Reading 2: Chapters 8 & 9 Fonts


What fonts do you personally prefer to use?  Visible or invisible typography? Romans or San serifs?  When creating your book cover do you want to have a symmetrical, asymmetrical or contrasting approach to using typography?  Back up your answers with reasons supported from the text.  In your answer through your blog post play with the typography.

The fonts I personally prefer to use depend on the context of the topic I am using the font for.  Most of the time, I use Times New Roman, especially for work or school assignments.  It is a classic, professional, but not too serious font.  Generally, I prefer to use Roman-inspired fonts, that have an extra flair to each letter with their artistic serifs and flowy appeal.

Depending on what type and genre of book I decide to recreate the cover of, I can see the fonts being either Gothic-inspired, or a more playful type, like Comic Sans.  Gothic script, according to the text, is over 500 years old but is still popularly used in tattoos, fashion, newspapers and other media.  Comic Sans has a bad reputation for being too immature, spaced out, rounded and uneven, but it definitely has a cute, elementary appeal, and is a stark contrast of scripts like Gothic.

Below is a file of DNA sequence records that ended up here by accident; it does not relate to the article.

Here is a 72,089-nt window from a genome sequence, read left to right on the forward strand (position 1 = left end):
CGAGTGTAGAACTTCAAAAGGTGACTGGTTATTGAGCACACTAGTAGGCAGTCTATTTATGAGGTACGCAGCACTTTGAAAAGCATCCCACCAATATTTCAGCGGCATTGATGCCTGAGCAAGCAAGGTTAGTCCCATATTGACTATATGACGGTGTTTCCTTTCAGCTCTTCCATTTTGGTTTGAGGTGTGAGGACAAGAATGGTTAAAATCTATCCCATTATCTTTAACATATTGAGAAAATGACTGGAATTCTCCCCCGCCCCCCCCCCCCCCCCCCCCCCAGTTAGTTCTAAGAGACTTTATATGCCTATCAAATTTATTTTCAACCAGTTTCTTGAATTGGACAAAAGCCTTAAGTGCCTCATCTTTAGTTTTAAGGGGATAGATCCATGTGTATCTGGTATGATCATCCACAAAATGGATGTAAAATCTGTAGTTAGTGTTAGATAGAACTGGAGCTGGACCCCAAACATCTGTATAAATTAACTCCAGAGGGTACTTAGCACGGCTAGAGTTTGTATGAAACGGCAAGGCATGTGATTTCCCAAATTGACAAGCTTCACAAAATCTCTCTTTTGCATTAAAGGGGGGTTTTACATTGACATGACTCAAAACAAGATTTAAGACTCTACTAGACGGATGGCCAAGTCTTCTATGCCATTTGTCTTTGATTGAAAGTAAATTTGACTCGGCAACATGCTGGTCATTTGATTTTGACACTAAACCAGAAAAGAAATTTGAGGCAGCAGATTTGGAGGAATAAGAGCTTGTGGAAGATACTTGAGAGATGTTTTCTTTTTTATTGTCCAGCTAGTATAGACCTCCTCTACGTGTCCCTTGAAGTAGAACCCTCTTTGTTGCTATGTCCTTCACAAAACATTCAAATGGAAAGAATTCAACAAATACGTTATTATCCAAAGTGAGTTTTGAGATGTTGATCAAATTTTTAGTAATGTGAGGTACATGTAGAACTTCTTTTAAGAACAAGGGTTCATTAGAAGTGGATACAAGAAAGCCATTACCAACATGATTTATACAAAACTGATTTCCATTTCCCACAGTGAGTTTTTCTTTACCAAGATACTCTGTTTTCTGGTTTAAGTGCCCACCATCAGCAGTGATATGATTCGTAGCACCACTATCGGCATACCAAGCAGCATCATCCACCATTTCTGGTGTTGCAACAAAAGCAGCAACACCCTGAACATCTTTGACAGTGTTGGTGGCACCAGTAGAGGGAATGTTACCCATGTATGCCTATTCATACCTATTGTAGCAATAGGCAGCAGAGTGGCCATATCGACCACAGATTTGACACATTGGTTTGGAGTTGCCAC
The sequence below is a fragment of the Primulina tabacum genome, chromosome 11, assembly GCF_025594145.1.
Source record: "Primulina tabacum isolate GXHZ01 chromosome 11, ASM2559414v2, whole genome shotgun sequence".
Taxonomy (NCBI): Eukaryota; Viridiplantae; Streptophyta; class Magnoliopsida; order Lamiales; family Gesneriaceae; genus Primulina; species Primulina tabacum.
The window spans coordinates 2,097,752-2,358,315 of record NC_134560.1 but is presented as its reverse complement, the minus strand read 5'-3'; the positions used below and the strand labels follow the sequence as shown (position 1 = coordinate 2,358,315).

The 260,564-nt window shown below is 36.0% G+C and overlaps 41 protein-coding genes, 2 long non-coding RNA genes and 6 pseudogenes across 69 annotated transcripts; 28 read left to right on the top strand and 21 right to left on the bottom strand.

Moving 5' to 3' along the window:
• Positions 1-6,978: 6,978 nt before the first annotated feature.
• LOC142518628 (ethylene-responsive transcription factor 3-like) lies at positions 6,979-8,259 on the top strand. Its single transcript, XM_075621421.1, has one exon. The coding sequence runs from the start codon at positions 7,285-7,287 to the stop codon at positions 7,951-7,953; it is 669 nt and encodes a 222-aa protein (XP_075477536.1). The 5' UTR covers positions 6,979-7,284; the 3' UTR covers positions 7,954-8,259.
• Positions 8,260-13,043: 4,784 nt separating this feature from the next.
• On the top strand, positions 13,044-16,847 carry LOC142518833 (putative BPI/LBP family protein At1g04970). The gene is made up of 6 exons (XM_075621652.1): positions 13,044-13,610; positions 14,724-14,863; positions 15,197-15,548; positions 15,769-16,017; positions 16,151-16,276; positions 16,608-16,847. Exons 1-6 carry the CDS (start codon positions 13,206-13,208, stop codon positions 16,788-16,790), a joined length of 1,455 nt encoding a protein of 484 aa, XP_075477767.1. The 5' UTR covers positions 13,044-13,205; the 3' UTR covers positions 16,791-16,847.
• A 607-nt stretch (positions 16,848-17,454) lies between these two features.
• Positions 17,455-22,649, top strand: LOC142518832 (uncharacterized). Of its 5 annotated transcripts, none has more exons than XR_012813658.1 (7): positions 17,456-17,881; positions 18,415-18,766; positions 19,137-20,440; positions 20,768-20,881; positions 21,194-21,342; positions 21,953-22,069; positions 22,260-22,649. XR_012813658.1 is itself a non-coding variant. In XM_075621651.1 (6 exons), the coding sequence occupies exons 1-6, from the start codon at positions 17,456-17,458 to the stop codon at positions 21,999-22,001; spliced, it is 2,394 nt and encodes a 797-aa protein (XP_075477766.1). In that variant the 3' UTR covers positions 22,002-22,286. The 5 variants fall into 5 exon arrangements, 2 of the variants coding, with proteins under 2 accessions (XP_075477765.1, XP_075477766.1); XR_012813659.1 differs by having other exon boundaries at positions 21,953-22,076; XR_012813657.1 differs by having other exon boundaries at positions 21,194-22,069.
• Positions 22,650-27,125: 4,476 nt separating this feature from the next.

Also depending on the book I choose, I most likely will choose a symmetric approach to my typography: centered and balanced.  I do not like the asymmetric approach in which words, thoughts, and art are scattered with no real flow to it.  That is, unless I choose a story that is scary, complex, or suspenseful, in which that type of typography would illustrate the story well.  The contrast approach can be combined with either asymmetry or symmetry, and is interesting in that it demands attention or directs your eyes with various colors, boldness, and font variety.

Most likely, I will use invisible typography and be more creative with the other illustrative aspects of the book cover, unless the title and author themselves are crucial to the story’s meaning.  In that case, I would use visible typography so that the reader knows exactly what to expect by looking at the title.

Because of the limitations put on the adjusting of font in a blog post, there are a lot of limitations on playing with the typography in my response, other than altering colors, boldness and size 😦 

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